Concerns Pacific neighbour Nauru is moving towards a dictatorship

A Wellington family has been forcibly separated from its father and husband as concerns mount over democracy on the island of Nauru.

Tensions are escalating in Nauru and the NZ Government will meet with the Nauruan President to discuss democracy and freedom. Source: 1 NEWS

Growing tension and reports of restrictions on freedom have drawn the attention of the New Zealand Government.

The Wellington-based Kun family have been forcibly separated from their Nauru opposition MP dad, Roland Kun. When he boarded his plane to join them in New Zealand he was hauled off by Nauruan officials and had his passport cancelled.

"I was deemed a risk to the nation. And the other reason was there were criminal investigations with which I was directly linked," Mr Kun told ONE News in a telephone interview.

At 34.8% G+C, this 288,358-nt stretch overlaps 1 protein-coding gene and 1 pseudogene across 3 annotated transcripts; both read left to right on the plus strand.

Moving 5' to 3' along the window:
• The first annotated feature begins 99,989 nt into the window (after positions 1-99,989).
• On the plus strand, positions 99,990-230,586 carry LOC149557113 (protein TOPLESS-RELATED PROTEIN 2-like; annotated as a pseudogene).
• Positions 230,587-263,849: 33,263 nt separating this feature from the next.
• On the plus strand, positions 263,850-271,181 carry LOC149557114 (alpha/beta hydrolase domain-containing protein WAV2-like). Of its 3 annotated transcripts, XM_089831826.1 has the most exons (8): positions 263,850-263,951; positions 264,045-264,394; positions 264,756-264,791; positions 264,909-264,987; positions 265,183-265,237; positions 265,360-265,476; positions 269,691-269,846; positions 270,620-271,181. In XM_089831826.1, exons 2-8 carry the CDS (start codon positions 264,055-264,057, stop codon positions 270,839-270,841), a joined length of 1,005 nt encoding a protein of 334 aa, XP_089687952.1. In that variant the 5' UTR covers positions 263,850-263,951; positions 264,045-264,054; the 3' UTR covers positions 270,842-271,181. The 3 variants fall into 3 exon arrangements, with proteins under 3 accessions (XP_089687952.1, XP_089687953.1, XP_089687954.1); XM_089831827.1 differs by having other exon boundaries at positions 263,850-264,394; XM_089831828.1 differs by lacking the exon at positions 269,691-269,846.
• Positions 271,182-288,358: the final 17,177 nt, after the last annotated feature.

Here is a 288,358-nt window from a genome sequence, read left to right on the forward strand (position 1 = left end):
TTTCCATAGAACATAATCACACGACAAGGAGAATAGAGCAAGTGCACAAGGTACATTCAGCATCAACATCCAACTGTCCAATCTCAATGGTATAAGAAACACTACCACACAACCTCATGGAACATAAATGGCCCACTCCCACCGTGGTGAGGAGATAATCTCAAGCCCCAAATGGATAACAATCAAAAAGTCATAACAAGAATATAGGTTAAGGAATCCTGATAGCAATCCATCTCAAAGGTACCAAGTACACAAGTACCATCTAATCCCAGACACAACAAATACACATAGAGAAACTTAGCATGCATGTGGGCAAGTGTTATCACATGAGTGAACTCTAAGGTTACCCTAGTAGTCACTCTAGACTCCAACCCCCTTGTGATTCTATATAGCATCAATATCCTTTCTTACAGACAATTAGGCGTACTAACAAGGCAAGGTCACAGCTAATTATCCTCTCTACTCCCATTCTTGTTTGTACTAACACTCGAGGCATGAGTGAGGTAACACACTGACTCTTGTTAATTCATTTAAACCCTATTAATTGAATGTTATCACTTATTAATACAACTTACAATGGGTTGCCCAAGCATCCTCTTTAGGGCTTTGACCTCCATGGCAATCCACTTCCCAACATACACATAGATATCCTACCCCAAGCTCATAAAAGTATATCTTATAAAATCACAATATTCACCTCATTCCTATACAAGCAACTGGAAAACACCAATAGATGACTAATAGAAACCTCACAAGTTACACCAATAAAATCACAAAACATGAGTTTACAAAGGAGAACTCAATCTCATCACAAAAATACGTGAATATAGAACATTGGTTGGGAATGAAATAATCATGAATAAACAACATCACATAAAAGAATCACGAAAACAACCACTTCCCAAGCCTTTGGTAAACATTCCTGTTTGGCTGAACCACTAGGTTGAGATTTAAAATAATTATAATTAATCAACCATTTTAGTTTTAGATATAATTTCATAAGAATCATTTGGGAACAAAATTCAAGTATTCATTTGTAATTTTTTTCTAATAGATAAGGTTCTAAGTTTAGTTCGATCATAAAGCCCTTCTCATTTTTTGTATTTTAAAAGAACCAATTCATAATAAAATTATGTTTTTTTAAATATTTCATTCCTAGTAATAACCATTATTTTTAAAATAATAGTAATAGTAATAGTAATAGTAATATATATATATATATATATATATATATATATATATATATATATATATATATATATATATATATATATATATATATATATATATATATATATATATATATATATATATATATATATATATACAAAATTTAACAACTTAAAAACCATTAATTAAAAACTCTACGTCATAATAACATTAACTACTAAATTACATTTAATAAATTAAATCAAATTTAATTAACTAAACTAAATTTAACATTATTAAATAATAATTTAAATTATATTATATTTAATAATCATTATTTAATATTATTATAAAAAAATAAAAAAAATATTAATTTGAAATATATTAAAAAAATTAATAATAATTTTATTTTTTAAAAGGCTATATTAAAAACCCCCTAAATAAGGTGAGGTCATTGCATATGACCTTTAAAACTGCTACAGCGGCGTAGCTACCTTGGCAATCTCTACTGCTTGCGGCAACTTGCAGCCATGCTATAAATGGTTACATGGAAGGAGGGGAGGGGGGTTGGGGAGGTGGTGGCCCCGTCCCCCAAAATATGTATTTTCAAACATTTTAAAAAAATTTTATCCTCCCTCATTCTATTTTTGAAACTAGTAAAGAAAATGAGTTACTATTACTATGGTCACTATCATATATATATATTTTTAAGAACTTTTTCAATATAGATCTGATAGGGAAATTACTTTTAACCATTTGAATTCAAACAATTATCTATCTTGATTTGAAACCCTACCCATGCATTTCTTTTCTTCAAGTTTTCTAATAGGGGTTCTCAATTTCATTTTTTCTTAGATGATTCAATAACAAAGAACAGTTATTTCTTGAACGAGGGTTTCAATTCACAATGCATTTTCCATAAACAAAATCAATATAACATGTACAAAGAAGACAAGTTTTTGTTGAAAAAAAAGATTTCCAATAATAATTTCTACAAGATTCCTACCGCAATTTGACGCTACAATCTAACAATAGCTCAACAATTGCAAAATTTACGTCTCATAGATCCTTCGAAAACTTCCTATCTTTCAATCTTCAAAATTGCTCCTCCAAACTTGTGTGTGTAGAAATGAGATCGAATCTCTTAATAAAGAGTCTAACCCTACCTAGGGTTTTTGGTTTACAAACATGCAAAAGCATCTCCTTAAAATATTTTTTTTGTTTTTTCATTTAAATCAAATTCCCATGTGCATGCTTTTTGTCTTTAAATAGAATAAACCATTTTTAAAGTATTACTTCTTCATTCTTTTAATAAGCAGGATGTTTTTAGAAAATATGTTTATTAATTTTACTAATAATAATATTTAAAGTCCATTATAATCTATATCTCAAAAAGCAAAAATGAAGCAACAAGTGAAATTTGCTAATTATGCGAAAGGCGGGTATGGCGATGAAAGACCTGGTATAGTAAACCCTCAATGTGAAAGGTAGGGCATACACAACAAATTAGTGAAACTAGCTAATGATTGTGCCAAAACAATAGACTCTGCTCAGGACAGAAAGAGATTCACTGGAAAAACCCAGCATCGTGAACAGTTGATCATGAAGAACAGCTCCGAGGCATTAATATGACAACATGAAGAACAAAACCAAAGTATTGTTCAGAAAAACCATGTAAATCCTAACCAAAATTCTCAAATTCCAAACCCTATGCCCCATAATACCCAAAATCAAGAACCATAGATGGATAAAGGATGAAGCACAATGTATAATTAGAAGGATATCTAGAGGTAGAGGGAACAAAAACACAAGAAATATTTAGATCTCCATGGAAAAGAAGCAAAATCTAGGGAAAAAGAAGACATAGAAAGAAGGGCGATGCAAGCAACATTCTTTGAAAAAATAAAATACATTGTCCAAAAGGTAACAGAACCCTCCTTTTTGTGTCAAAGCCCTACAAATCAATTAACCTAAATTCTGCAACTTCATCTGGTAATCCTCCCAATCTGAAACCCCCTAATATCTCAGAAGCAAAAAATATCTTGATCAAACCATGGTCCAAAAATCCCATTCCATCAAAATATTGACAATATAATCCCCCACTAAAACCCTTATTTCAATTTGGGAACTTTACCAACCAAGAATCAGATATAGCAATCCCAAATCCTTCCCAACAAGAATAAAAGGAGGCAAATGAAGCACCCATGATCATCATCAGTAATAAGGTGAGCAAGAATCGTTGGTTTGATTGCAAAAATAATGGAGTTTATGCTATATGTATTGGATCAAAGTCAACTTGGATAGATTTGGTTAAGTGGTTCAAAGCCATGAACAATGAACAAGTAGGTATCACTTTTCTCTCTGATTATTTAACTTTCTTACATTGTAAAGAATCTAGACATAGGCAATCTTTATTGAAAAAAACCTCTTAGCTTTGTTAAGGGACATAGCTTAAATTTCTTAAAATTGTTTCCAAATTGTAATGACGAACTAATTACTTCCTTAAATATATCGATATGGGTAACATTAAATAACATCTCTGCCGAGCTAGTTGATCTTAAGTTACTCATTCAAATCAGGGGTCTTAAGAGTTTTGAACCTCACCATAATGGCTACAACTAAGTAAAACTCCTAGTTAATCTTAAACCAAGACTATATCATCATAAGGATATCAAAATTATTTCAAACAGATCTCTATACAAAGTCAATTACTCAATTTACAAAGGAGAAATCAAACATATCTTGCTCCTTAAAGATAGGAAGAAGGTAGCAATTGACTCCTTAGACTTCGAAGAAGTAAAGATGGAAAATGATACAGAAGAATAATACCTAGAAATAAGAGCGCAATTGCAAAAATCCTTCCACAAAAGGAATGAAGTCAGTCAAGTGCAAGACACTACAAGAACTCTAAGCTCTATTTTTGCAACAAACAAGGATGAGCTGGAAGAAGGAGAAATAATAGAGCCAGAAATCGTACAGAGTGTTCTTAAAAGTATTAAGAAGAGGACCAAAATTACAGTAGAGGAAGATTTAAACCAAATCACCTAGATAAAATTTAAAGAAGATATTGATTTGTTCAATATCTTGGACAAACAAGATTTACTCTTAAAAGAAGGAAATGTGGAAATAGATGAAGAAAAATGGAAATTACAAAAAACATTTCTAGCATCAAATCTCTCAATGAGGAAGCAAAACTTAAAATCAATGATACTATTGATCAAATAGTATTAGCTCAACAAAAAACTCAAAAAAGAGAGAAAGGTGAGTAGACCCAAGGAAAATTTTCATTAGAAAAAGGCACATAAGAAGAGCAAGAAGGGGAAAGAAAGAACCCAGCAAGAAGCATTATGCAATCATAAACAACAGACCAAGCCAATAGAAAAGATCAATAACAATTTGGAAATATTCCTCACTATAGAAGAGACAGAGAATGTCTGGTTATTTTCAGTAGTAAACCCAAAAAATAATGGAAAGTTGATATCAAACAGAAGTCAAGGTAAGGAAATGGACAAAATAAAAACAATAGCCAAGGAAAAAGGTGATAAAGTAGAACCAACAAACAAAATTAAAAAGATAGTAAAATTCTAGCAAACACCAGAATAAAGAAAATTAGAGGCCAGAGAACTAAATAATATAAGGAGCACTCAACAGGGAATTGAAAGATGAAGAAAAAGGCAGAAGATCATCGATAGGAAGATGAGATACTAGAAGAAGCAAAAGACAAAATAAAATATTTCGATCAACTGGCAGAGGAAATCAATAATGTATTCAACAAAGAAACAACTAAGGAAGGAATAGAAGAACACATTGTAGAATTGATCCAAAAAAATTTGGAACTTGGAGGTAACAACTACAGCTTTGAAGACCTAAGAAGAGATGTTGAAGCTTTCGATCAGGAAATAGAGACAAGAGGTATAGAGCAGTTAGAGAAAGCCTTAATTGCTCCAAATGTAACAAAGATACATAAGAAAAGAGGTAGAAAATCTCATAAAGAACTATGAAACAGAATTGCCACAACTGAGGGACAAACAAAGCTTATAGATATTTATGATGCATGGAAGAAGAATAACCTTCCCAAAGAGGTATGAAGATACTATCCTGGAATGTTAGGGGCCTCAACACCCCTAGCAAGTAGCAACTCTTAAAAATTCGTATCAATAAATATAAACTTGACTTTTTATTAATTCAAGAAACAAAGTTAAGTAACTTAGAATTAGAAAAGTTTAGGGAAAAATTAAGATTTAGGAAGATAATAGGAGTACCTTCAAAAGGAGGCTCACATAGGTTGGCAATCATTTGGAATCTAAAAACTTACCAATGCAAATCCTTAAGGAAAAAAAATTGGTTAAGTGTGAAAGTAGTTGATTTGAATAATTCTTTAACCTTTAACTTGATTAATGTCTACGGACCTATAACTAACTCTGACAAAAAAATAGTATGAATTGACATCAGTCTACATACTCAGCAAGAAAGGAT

The criminal investigation relates to protests last week at Parliament. Three opposition MPs have been charged, two of them imprisoned, accused by the Government of trying to destabilise it. Mr Kun is under investigation, having been suspended from Parliament a year ago.

"We are concerned to hear that there have been steps taken that might impinge on the liberties of individuals, and particularly elected representatives," says Murray McCully, New Zealand Foreign Minister.

The arrests are the latest in what critics say are moves towards a dictatorship. The Nauruan Government has suspended five opposition MPs, banned the use of Facebook, deported outspoken foreigners and introduced a law where threatening public order can result in up to seven years in jail.

"It's an attempt to try and stifle democracy in a way that is not good for the future of the country," says Dr Steven Ratuva of Canterbury University.

New Zealand gives $2 million a year towards Nauru's justice system and wants some answers over recent events. Mr McCully will be meeting with Nauru's president early next month, but it's also drawing international attention.

"It's serious enough for the Pacific Islands Forum to seriously look at what it can do," says Dr Ratuva.

The Nauru Government insists it is upholding law and order, looking after the best interests of its people. But those on the receiving end, including the Kun family, are paying a harsh price.